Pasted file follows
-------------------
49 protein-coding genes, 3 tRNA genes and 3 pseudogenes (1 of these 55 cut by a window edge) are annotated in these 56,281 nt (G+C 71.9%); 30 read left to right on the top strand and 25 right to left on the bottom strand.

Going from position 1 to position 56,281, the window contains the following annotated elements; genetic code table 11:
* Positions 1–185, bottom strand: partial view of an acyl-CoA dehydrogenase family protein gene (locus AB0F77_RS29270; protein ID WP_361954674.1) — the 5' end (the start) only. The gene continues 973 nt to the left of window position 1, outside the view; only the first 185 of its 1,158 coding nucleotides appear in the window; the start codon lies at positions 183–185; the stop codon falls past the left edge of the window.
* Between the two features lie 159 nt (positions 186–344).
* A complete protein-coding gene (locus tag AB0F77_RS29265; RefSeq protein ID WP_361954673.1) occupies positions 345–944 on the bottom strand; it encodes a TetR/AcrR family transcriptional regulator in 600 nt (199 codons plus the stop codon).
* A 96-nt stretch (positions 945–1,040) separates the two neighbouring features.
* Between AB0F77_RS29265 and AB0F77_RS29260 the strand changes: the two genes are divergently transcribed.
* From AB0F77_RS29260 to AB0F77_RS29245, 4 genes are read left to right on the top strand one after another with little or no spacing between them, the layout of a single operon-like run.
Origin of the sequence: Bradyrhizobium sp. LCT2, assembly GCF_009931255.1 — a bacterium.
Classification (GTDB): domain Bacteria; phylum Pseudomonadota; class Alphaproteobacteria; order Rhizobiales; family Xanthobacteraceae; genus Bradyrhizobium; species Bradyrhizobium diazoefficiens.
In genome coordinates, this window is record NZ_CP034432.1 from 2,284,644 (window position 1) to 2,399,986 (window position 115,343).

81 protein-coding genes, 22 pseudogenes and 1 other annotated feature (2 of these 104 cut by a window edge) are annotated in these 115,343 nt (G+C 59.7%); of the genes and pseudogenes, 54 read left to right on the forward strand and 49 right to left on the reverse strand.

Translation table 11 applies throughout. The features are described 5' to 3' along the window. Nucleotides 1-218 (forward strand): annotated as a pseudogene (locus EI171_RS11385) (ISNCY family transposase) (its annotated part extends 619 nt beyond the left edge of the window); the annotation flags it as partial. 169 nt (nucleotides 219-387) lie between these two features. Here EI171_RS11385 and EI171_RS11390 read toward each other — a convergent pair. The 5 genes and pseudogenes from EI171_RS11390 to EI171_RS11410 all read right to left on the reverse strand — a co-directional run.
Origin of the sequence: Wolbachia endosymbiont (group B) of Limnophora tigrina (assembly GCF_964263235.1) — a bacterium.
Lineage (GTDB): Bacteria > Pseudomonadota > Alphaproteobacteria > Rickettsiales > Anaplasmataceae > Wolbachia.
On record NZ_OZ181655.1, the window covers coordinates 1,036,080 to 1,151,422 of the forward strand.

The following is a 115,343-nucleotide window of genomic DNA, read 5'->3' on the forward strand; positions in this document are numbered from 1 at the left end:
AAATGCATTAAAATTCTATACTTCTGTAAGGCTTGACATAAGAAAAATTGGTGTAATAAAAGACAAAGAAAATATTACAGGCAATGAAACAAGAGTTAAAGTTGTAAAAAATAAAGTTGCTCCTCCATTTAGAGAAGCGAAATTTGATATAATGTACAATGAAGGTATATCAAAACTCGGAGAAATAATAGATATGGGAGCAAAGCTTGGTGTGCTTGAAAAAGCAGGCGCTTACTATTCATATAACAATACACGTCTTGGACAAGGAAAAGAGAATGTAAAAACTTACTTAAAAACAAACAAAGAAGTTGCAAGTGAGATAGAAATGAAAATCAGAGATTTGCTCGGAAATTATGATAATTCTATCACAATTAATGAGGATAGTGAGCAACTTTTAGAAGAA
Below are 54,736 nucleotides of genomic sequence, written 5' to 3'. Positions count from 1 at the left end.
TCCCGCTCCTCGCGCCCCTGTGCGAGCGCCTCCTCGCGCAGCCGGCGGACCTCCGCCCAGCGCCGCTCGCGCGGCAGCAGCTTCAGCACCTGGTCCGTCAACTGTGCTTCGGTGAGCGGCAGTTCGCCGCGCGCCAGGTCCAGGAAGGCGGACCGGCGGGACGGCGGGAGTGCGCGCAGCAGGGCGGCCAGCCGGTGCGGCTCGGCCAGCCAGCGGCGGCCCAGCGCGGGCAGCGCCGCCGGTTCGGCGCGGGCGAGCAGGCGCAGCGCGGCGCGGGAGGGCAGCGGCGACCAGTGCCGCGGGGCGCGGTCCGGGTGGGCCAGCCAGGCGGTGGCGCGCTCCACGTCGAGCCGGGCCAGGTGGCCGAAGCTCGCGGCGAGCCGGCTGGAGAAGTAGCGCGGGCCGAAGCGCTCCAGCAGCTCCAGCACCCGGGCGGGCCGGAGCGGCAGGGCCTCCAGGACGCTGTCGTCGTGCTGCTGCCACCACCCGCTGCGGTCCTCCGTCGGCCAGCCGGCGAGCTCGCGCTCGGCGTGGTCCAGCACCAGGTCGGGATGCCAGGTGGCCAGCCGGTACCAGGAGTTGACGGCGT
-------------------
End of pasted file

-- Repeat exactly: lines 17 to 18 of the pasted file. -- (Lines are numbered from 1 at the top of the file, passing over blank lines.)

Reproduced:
The following is a 115,343-nucleotide window of genomic DNA, read 5'->3' on the forward strand; positions in this document are numbered from 1 at the left end:
AAATGCATTAAAATTCTATACTTCTGTAAGGCTTGACATAAGAAAAATTGGTGTAATAAAAGACAAAGAAAATATTACAGGCAATGAAACAAGAGTTAAAGTTGTAAAAAATAAAGTTGCTCCTCCATTTAGAGAAGCGAAATTTGATATAATGTACAATGAAGGTATATCAAAACTCGGAGAAATAATAGATATGGGAGCAAAGCTTGGTGTGCTTGAAAAAGCAGGCGCTTACTATTCATATAACAATACACGTCTTGGACAAGGAAAAGAGAATGTAAAAACTTACTTAAAAACAAACAAAGAAGTTGCAAGTGAGATAGAAATGAAAATCAGAGATTTGCTCGGAAATTATGATAATTCTATCACAATTAATGAGGATAGTGAGCAACTTTTAGAAGAA